• Gogoro is a Taiwan-based startup that manufactures and sells electric scooters powered by removable battery packs.
  • Customers purchase ownership of the scooter, and gain membership to a charging network where they obtain and swap out the battery packs.
  • Battery station locations and battery availability is managed through a mobile app.
  • Gogoro can analyze data of charging activity to help inform where to distribute more batteries and when to take advantage of off-peak charging


  • conventional scooter owners
  • cities with high traffic pollution

First 3 steps:

  • identify cities with high scooter/moped ridership
  • propose the Smart Energy Network to municipal transportation departments
  • market to consumers


Blog Comment:


Toilet Paper Bicycle Lanes


Problem: wastewater treatment plants consume a lot of energy to filter out toilet paper that has been flushed. In addition, the final incineration process ends up destroying valuable resources in wastewater sludge that can be repurposed, one of which is cellulose.

Solution: filtering out cellulose found in wastewater and reusing it as an aggregate for porous asphalt that can be used for infrastructure such as bicycle lanes.

  • In the Netherlands, roads are paved with a porous asphalt called open-graded asphalt friction course. Cellulose is a key ingredient that is added to hold the wet mix together during paving.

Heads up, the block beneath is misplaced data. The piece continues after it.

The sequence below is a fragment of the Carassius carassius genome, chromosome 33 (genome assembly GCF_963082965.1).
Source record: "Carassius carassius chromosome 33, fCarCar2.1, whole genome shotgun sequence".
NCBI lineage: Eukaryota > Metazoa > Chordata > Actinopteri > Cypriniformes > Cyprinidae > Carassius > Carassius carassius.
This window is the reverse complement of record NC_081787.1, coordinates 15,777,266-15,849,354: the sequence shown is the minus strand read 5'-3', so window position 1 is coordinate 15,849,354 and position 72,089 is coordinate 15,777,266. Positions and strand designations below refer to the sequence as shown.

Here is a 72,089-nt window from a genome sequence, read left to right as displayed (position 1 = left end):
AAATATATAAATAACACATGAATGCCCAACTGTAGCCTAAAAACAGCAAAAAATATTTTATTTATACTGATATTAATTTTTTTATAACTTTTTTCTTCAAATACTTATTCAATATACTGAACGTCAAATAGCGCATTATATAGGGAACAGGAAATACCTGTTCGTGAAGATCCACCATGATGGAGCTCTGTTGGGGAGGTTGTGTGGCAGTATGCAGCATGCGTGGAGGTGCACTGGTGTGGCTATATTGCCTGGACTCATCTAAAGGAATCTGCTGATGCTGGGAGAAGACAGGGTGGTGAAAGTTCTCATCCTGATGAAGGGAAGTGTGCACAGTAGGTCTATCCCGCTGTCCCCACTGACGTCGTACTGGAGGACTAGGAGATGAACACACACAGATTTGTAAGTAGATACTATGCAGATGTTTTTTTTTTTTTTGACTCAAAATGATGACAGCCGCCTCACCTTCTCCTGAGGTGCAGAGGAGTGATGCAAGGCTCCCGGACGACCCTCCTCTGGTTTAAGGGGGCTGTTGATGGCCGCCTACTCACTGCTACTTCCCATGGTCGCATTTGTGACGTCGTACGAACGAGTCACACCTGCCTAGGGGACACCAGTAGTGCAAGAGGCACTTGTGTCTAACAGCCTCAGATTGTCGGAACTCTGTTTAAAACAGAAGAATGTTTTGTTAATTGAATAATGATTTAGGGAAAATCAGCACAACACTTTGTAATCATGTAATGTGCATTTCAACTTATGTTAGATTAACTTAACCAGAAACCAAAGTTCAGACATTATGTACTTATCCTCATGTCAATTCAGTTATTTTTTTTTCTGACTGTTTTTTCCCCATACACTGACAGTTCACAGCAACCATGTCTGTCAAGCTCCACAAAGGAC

• Cellulose is a key byproduct of the 180,000 tons of toilet paper found in wastewater annually in the Netherlands.
  • An industrial sieve filters out cellulose from wastewater before it is cleaned, sterilized, and dried. The result is a viable admixture for the porous asphalt.
  • In addition to asphalt for bicycle lanes, the repurposed cellulose could theoretically be recycled into paper, filters, building insulation, and textiles.


  • wastewater treatment plants
  • municipal water authorities

First 3 Steps:

  • identify wastewater treatment plants that are overburdened and are interested in reducing their solid waste
  • find industrial manufacturers willing to partner for a program to repurpose cellulose from wastewater into aggregate mixtures
  • continue to search for new ways to repurpose wastewater cellulose for industrial products


Response to Fully Circular Furniture:

This is a fantastic enterprise innovation, especially in a world where furniture is increasingly priced to be disposable and designed not to be recyclable. However, the article and the manufacturer do not delve into how the product packaging fits into the sustainability ethos. I would like to know if there was any thought put into it, as trash from furniture packaging is a substantial component of the product’s waste potential. I appreciate how the furniture was designed to optimize the recurring use of individual components. Design in the packaging to be minimal and zero-waste would be the next step.

Smog-eating Skyscrapers